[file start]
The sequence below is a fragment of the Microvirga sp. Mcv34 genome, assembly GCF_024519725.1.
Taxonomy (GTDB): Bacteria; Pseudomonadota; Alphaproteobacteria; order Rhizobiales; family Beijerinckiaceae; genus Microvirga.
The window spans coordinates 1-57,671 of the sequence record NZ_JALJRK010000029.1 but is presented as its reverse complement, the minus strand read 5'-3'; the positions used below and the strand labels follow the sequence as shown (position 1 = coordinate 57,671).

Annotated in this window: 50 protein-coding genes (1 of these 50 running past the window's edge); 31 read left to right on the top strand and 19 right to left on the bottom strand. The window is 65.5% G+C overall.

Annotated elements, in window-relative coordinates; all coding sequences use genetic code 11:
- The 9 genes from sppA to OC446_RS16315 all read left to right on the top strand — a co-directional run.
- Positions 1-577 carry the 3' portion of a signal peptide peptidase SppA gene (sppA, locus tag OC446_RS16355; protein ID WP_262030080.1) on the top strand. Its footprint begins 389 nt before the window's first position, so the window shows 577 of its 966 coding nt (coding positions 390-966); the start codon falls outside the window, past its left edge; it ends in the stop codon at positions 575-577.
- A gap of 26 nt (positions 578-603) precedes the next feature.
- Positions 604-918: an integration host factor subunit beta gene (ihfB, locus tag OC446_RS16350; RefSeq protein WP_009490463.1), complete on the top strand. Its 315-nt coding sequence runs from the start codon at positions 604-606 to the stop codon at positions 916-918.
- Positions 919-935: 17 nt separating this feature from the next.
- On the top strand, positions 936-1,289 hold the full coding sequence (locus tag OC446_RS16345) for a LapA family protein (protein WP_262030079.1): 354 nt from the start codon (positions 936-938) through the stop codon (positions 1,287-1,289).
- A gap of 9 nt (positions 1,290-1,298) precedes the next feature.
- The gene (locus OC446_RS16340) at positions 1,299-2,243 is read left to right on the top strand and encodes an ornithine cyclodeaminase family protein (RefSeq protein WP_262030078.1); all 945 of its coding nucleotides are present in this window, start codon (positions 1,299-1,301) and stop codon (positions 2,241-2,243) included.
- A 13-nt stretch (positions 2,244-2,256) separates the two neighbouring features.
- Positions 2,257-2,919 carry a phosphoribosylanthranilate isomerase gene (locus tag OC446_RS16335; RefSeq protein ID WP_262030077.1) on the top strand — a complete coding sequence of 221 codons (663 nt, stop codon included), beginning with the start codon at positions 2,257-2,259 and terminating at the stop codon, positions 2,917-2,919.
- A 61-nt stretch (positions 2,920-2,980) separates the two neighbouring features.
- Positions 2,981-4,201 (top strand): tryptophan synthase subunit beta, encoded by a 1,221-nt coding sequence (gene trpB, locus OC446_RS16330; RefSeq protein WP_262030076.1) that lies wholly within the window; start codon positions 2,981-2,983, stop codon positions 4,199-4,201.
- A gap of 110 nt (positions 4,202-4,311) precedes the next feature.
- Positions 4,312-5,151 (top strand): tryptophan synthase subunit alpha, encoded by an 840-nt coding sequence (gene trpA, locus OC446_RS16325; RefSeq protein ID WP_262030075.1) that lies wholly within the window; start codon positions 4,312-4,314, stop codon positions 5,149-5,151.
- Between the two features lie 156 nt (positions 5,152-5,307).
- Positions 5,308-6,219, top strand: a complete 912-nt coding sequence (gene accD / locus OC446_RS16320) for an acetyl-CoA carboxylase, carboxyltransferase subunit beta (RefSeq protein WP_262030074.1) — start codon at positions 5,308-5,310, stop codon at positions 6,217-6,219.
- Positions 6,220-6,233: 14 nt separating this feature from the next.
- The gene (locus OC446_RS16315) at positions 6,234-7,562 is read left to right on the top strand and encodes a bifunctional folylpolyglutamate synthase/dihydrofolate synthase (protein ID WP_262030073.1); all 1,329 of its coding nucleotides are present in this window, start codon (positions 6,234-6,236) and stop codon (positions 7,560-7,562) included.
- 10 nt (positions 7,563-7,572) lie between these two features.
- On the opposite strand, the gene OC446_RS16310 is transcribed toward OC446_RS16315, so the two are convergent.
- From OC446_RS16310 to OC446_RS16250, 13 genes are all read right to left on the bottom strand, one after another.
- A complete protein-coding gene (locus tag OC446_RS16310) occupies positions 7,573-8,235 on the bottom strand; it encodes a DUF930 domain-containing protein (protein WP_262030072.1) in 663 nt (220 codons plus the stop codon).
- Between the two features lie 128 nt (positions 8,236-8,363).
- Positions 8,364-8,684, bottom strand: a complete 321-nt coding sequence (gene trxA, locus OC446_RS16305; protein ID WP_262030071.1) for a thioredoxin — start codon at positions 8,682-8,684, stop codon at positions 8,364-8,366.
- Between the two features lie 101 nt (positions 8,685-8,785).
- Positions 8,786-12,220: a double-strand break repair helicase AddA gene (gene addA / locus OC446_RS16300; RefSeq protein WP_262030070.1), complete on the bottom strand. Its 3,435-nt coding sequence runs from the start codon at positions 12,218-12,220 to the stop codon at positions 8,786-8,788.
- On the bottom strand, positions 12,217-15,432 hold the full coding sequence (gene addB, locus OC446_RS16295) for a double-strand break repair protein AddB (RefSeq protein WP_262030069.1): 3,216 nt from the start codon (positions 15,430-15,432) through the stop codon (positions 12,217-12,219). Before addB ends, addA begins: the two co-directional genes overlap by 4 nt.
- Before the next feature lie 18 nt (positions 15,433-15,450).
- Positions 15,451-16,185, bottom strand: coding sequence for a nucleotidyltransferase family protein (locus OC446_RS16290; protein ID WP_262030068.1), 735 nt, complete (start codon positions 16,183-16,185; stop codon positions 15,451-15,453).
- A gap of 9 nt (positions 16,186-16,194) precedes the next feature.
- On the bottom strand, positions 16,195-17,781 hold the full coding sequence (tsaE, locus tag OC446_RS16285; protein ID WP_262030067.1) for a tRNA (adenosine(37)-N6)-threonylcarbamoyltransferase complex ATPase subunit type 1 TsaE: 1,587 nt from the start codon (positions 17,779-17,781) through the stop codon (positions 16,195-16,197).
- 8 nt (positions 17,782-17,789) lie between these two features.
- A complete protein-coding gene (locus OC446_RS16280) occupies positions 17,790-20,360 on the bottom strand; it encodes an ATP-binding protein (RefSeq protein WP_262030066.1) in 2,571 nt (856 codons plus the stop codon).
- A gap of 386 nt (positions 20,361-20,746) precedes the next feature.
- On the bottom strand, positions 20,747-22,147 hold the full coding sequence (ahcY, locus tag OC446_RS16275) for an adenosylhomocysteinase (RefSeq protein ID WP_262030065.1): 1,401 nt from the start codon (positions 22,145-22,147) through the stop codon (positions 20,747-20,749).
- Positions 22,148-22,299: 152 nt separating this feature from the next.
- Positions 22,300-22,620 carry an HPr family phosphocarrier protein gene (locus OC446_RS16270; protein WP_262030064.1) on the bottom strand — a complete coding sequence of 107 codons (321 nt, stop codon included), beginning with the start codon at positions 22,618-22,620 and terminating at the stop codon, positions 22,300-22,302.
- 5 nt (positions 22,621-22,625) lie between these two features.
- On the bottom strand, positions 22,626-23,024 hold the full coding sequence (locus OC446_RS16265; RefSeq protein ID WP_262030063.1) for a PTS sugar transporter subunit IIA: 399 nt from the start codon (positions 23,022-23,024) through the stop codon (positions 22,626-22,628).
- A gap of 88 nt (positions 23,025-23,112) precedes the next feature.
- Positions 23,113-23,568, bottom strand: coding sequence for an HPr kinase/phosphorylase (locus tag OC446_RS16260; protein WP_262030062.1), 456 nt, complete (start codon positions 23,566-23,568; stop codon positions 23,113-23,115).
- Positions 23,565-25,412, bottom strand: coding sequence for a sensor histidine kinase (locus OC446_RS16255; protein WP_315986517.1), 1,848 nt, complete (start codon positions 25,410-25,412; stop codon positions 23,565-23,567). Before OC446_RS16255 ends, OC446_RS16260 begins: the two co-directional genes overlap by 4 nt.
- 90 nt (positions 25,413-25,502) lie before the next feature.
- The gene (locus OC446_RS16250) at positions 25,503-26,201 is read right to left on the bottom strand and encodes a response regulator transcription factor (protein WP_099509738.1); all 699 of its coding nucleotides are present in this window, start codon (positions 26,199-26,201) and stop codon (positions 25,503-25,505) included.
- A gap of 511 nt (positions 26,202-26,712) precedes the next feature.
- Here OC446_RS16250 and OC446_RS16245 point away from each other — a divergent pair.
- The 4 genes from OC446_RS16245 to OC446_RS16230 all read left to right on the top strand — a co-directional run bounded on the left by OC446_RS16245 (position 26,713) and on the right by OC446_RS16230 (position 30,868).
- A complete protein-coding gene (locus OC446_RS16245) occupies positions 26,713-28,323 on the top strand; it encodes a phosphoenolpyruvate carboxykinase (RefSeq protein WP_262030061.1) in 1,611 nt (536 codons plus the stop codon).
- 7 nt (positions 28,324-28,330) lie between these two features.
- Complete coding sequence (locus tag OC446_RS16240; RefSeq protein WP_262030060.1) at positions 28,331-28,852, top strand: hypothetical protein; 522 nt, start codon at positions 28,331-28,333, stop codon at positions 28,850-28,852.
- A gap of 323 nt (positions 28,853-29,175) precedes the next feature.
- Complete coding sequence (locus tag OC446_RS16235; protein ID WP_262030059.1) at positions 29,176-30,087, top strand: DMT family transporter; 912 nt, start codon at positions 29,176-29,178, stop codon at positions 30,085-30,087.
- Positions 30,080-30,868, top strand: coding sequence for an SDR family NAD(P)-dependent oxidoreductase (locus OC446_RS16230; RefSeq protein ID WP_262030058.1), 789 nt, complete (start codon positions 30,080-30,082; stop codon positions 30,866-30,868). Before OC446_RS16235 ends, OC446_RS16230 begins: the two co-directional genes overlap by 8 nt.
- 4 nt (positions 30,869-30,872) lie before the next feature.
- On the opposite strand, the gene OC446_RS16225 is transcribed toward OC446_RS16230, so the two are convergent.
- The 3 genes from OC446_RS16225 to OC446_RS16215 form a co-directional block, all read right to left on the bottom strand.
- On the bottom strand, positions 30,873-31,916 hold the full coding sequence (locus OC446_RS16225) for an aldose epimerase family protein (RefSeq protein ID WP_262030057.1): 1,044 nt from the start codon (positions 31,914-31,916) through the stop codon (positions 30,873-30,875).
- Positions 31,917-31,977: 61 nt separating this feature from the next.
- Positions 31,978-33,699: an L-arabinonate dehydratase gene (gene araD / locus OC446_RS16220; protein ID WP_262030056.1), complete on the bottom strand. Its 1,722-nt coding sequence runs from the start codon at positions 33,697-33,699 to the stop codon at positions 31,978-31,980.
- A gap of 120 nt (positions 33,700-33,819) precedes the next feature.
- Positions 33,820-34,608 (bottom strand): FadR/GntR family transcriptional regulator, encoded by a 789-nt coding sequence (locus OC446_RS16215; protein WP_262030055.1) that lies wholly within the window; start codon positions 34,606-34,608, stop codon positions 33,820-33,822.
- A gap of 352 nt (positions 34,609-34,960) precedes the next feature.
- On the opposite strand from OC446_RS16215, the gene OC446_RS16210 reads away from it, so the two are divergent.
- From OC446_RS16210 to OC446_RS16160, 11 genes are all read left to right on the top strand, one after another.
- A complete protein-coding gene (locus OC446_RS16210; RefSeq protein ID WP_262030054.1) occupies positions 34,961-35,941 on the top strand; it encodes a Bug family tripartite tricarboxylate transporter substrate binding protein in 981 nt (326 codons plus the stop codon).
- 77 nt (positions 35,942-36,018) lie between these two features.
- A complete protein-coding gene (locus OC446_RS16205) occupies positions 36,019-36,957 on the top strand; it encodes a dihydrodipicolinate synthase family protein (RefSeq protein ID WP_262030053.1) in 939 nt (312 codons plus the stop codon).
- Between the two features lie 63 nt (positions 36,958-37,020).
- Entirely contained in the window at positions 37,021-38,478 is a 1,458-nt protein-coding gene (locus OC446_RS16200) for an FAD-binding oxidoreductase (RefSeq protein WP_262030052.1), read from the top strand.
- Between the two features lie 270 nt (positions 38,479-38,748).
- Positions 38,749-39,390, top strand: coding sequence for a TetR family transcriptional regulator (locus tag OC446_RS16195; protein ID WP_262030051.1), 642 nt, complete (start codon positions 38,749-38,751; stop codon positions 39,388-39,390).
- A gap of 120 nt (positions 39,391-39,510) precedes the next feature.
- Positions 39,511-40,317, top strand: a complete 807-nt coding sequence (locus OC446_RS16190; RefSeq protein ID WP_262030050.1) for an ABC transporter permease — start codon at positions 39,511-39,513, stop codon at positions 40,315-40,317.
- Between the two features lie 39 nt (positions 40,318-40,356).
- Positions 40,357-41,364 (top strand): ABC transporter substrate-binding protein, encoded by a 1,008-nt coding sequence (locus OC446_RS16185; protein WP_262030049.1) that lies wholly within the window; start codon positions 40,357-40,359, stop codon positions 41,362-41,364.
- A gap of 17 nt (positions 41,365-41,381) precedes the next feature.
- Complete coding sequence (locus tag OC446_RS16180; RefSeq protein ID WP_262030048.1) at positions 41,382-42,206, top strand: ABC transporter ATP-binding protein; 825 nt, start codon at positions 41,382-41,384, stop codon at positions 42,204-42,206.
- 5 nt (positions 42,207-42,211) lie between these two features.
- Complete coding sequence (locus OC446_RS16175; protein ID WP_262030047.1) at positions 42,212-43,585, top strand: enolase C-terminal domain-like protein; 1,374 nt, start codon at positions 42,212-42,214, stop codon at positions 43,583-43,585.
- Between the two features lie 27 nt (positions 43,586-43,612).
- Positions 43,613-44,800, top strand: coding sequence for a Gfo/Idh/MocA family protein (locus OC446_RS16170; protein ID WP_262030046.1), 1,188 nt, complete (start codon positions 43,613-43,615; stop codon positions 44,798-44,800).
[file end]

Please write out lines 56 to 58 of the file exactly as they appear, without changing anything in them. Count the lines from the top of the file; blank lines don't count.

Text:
- A gap of 323 nt (positions 28,853-29,175) precedes the next feature.
- Complete coding sequence (locus tag OC446_RS16235; protein ID WP_262030059.1) at positions 29,176-30,087, top strand: DMT family transporter; 912 nt, start codon at positions 29,176-29,178, stop codon at positions 30,085-30,087.
- Positions 30,080-30,868, top strand: coding sequence for an SDR family NAD(P)-dependent oxidoreductase (locus OC446_RS16230; RefSeq protein ID WP_262030058.1), 789 nt, complete (start codon positions 30,080-30,082; stop codon positions 30,866-30,868). Before OC446_RS16235 ends, OC446_RS16230 begins: the two co-directional genes overlap by 8 nt.